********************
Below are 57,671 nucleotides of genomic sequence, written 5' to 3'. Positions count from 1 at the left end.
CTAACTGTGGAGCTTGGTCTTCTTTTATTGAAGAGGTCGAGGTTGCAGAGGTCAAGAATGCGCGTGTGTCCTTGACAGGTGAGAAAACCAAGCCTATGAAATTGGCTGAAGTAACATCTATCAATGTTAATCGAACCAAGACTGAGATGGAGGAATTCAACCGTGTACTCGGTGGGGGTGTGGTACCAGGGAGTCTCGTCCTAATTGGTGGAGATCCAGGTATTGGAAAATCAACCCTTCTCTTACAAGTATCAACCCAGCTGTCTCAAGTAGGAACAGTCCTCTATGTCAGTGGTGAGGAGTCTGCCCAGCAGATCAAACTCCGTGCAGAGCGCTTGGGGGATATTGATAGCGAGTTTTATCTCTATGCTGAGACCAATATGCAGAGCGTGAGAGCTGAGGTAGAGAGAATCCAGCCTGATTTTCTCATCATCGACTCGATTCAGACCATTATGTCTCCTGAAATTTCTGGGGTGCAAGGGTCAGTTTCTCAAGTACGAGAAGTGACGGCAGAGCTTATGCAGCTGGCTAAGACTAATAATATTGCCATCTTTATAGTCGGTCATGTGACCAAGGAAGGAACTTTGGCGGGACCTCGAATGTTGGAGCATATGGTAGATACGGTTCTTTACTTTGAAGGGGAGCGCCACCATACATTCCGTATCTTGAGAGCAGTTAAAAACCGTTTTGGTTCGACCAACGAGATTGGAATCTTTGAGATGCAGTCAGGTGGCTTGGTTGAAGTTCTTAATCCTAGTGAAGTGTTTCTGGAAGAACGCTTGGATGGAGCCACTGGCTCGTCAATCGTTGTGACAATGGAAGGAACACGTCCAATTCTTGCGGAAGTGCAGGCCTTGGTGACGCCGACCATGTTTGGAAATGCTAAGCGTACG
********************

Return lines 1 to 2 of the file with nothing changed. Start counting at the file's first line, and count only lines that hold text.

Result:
Below are 57,671 nucleotides of genomic sequence, written 5' to 3'. Positions count from 1 at the left end.
CTAACTGTGGAGCTTGGTCTTCTTTTATTGAAGAGGTCGAGGTTGCAGAGGTCAAGAATGCGCGTGTGTCCTTGACAGGTGAGAAAACCAAGCCTATGAAATTGGCTGAAGTAACATCTATCAATGTTAATCGAACCAAGACTGAGATGGAGGAATTCAACCGTGTACTCGGTGGGGGTGTGGTACCAGGGAGTCTCGTCCTAATTGGTGGAGATCCAGGTATTGGAAAATCAACCCTTCTCTTACAAGTATCAACCCAGCTGTCTCAAGTAGGAACAGTCCTCTATGTCAGTGGTGAGGAGTCTGCCCAGCAGATCAAACTCCGTGCAGAGCGCTTGGGGGATATTGATAGCGAGTTTTATCTCTATGCTGAGACCAATATGCAGAGCGTGAGAGCTGAGGTAGAGAGAATCCAGCCTGATTTTCTCATCATCGACTCGATTCAGACCATTATGTCTCCTGAAATTTCTGGGGTGCAAGGGTCAGTTTCTCAAGTACGAGAAGTGACGGCAGAGCTTATGCAGCTGGCTAAGACTAATAATATTGCCATCTTTATAGTCGGTCATGTGACCAAGGAAGGAACTTTGGCGGGACCTCGAATGTTGGAGCATATGGTAGATACGGTTCTTTACTTTGAAGGGGAGCGCCACCATACATTCCGTATCTTGAGAGCAGTTAAAAACCGTTTTGGTTCGACCAACGAGATTGGAATCTTTGAGATGCAGTCAGGTGGCTTGGTTGAAGTTCTTAATCCTAGTGAAGTGTTTCTGGAAGAACGCTTGGATGGAGCCACTGGCTCGTCAATCGTTGTGACAATGGAAGGAACACGTCCAATTCTTGCGGAAGTGCAGGCCTTGGTGACGCCGACCATGTTTGGAAATGCTAAGCGTACG